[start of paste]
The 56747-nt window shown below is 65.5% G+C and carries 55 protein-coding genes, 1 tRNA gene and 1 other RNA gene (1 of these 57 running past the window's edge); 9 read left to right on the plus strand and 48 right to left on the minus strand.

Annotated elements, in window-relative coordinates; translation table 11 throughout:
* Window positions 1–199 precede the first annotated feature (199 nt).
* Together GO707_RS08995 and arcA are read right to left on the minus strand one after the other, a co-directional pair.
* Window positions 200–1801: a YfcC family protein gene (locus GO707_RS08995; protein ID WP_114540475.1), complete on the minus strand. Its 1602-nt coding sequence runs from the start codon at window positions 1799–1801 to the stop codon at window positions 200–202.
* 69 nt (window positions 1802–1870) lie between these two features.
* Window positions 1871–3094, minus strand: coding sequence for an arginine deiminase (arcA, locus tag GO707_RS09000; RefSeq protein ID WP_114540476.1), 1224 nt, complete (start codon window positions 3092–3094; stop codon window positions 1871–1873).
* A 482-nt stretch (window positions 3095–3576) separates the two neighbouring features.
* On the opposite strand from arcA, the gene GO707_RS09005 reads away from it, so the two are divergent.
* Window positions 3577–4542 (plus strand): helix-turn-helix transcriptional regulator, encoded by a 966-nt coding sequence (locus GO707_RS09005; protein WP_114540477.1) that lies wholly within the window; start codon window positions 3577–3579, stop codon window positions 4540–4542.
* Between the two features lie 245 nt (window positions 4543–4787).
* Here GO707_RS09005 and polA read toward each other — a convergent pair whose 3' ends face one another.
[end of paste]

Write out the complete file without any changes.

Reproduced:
The 56747-nt window shown below is 65.5% G+C and carries 55 protein-coding genes, 1 tRNA gene and 1 other RNA gene (1 of these 57 running past the window's edge); 9 read left to right on the plus strand and 48 right to left on the minus strand.

Annotated elements, in window-relative coordinates; translation table 11 throughout:
* Window positions 1–199 precede the first annotated feature (199 nt).
* Together GO707_RS08995 and arcA are read right to left on the minus strand one after the other, a co-directional pair.
* Window positions 200–1801: a YfcC family protein gene (locus GO707_RS08995; protein ID WP_114540475.1), complete on the minus strand. Its 1602-nt coding sequence runs from the start codon at window positions 1799–1801 to the stop codon at window positions 200–202.
* 69 nt (window positions 1802–1870) lie between these two features.
* Window positions 1871–3094, minus strand: coding sequence for an arginine deiminase (arcA, locus tag GO707_RS09000; RefSeq protein ID WP_114540476.1), 1224 nt, complete (start codon window positions 3092–3094; stop codon window positions 1871–1873).
* A 482-nt stretch (window positions 3095–3576) separates the two neighbouring features.
* On the opposite strand from arcA, the gene GO707_RS09005 reads away from it, so the two are divergent.
* Window positions 3577–4542 (plus strand): helix-turn-helix transcriptional regulator, encoded by a 966-nt coding sequence (locus GO707_RS09005; protein WP_114540477.1) that lies wholly within the window; start codon window positions 3577–3579, stop codon window positions 4540–4542.
* Between the two features lie 245 nt (window positions 4543–4787).
* Here GO707_RS09005 and polA read toward each other — a convergent pair whose 3' ends face one another.